It is about time that we stop referring to renewables as the only green source. It is unlikely that they will ever be generating sufficient energy for all of us, so the search for other green energy sources should never cease. Some are staring us right in the face, like nuclear energy. Over the past century, this form of energy generation has saved the atmosphere from millions and millions of tonnes of CO2 being emitted into it. Yet it is still suffering from a pretty bad rep.

Yellow Bumper cars
Bumper cars, Chernobyl

Most people will instantly mention ‘Chernobyl’ or ‘Fukushima,’ making the dangers of a potential meltdown seem much more significant than they are. With the proper precautions and warning mechanisms, I dare say that fears for a second Chernobyl have been reduced to mere figments of the mind. Yet the public opinion matters and that opinion is pretty loud and clear - we do not want more nuclear waste, nor do we want to live next to a nuclear reactor.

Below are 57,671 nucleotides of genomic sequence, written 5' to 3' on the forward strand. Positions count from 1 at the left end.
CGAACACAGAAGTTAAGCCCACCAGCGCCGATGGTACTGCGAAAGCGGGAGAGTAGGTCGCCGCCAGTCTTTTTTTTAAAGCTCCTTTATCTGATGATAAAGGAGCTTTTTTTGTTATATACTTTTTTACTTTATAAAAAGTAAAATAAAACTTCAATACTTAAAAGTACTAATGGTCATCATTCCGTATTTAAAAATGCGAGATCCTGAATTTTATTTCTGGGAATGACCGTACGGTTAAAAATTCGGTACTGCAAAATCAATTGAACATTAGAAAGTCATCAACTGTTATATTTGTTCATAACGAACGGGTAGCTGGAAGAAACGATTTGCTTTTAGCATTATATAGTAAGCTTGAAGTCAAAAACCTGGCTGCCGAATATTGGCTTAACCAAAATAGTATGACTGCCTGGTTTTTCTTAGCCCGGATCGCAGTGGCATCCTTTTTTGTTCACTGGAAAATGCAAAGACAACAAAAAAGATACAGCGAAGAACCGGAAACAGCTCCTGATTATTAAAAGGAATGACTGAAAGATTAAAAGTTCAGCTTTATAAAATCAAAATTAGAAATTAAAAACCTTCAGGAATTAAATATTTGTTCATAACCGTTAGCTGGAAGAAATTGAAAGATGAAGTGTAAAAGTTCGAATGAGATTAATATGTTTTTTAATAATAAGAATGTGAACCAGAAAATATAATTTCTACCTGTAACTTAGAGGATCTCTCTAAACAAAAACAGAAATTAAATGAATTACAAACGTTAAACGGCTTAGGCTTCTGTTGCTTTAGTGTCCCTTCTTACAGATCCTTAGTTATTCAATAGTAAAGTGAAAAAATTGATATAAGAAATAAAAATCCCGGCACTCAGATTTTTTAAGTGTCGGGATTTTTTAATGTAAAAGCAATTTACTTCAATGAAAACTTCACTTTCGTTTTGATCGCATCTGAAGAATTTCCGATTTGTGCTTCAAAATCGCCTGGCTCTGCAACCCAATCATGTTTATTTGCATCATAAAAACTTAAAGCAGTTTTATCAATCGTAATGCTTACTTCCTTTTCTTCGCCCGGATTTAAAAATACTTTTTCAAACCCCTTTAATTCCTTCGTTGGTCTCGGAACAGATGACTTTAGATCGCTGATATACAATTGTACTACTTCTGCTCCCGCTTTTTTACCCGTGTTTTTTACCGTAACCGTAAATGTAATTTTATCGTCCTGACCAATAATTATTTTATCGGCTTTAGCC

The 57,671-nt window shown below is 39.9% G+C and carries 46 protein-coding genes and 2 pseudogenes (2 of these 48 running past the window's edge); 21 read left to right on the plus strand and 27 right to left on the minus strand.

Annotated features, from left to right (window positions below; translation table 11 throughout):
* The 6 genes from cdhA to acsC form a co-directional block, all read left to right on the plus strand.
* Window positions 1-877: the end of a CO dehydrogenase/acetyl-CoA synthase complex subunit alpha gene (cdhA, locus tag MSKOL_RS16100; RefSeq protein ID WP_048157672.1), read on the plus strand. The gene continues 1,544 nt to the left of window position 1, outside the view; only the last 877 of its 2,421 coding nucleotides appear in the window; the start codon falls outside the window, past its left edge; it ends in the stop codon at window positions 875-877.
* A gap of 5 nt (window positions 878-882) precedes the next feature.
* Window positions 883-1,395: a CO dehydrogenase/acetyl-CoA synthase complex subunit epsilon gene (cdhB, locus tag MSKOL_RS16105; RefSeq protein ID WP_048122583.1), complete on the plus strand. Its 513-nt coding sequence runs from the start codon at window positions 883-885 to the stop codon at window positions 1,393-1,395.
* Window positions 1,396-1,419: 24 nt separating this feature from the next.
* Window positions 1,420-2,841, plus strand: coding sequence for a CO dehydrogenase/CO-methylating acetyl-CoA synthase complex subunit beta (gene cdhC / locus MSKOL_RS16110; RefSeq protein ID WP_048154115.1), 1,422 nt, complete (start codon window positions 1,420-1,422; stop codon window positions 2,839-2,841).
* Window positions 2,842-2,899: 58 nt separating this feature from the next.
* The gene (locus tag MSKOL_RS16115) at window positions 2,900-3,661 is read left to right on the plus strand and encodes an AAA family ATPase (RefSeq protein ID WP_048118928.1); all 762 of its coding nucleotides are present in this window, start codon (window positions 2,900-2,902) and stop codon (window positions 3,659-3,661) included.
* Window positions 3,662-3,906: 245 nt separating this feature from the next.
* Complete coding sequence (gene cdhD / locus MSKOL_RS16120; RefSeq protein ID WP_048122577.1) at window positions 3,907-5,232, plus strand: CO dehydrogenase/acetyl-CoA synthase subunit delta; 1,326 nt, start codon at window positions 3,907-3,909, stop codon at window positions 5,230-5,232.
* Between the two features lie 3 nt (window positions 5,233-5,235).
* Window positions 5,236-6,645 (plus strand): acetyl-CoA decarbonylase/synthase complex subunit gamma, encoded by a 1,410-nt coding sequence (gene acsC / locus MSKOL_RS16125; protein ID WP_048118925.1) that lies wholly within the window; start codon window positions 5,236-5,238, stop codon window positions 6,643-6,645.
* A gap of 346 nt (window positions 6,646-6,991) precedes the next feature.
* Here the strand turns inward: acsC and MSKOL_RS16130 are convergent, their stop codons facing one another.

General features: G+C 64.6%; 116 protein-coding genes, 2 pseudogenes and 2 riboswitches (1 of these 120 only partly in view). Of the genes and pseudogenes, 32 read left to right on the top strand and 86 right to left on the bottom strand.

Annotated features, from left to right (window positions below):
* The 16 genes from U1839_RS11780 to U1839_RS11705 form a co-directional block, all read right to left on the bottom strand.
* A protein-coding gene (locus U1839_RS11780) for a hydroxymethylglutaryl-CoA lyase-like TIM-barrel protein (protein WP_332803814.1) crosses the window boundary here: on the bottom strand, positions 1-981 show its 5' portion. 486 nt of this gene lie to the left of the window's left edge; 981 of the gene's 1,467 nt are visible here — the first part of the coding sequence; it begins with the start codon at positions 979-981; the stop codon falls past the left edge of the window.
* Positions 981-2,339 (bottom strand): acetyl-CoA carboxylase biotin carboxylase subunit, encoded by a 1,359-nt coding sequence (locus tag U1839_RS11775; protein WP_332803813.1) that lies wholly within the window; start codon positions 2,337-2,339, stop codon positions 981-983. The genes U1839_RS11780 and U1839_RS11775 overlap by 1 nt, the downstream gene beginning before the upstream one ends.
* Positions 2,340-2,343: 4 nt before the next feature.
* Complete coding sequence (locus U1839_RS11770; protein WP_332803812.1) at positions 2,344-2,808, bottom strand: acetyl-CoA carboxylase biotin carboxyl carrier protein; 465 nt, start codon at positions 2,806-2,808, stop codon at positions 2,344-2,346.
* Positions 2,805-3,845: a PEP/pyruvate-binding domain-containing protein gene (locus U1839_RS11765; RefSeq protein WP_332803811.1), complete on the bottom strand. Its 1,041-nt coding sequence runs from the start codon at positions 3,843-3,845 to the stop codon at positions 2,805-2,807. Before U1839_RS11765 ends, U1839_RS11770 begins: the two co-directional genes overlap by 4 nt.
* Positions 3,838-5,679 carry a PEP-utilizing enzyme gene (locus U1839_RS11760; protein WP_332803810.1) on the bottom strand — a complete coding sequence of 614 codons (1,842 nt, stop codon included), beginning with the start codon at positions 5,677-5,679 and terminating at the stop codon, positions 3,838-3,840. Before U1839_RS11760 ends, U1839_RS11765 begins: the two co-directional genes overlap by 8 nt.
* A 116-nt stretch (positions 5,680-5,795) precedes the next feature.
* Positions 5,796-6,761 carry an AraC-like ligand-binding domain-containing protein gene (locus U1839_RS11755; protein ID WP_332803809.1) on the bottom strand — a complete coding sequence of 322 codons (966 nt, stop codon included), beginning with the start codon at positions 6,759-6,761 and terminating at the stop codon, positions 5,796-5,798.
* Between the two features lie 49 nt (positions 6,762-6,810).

Recommended: Nuclear Power: Will It Destroy Or Save The World?

There might be a solution. Although it is not yet implemented anywhere in the world due to its priciness and complexity, there might be a way of splitting atoms without the waste, meltdowns, and costs associated with building and maintaining the reactors.

Green Renewable Energy Which Is Not Renewable: SMR Nuclear Is Ideal

Yes, it does have nuclear in the name. This might already lose some interest of some, but try to bear with me, as it might be the atomic implementation that we have been waiting for. SMRs, or Small Modular Reactors, could be the solution. In particular, Liquid Fluoride Thorium Reactors, or LFTRs, are showing great promise - in theory, that is.

Graphic SMR reactor